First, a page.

The Vertical Capital Income Fund (VCIF) is an interesting animal and has come up for discussion on the service. The fund allocates to non-agency whole loans (no MBS i.e. no securities). The big difference between VCIF and other funds is that the other funds allocate to securities whereas VCIF allocates to loans. So when you look at the VCIF NAV, it hardly moves (ignoring the steady downtrend due to overdistribution) while the NAVs of PCM, DMO and JLS can be hugely volatile. We saw a similar dynamic in the mREIT space over the COVID crash where those mREITs that held mortgage securities got killed because those securities are more liquid (than whole loans) and are marked-to-market. Because they are more liquid, they were the first to be sold down (ahead of loans) and so kicked off the negative price feedback loop, hurting those mREITs that were overweight securities over loans. The upshot here is that investors who don’t like to see massive jumps in the NAV may find VCIF attractive.
Within a broader income portfolio, the fund is attractive as it generates income that is linked to household balance sheets that are quite healthy – whereas most funds rely on taking corporate risk, a sector that has very high leverage.
The downside is that the fund features relatively muted performance and underlying portfolio yield. The fund’s NII yield looks to be around 3.1% (for the year ending in Sep-20) and 3.5% on price due to the 12% discount. The fund adopted an MDP of 8% x 3-month trailing NAV average. The current yield is 9.29%. Leverage is light at 11%. Expenses are quite high and capped at 2.5% of net assets. The key metric is the 5y NAV performance of 4.8% which is below other non-agency CEFs (DMO at 6.4%, JLS at 6.2%, PCM at 11.8%). The combination of low leverage, high fees, decent quality (658 average FICO score with 70% average LTV) means the yield that the fund can generate is going to be a small fraction of its very high 9%+ distribution rate. The longer-term NAV performance is a good rough approximation of the fund’s underlying yield capacity (which is likely even lower now due to lower mortgage rates). So I think investors shouldn’t expect anything more than 3-4% in terms of sustainable income / annual NAV return going forward.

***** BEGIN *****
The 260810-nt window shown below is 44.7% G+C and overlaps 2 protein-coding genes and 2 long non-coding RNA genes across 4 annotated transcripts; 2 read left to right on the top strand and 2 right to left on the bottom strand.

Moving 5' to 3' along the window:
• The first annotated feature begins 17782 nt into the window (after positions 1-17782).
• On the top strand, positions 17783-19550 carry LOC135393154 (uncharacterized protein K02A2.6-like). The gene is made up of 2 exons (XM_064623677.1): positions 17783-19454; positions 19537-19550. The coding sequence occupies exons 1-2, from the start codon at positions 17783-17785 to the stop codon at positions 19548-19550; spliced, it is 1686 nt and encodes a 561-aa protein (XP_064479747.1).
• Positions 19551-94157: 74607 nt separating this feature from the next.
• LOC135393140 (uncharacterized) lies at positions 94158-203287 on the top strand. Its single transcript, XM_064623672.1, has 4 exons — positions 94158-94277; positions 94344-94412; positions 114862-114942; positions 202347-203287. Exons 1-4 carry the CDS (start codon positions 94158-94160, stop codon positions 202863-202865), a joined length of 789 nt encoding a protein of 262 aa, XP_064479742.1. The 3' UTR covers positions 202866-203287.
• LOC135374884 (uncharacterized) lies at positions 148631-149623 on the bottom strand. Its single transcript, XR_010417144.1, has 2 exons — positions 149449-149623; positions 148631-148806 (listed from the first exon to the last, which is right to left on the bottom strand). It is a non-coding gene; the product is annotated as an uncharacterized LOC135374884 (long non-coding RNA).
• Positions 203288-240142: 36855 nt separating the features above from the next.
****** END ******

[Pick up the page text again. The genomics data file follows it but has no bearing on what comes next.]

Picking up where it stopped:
The discount is likely to keep moving tighter here given the combination of the 9% yield and 12% discount will likely attract investors. Investors who like exposure to whole loans should consider mREIT preferreds with whole loan portfolios e.g. NYMT, CIM and MFA. NYMT leverage is still very low at just 0.3x with the other two at just above 1x. At the same time yields are still north of 8% – and preferreds holders don’t have to think about real “portfolio yields” since what they get in the preferred dividends is fully “earned”.
Thanks for reading.
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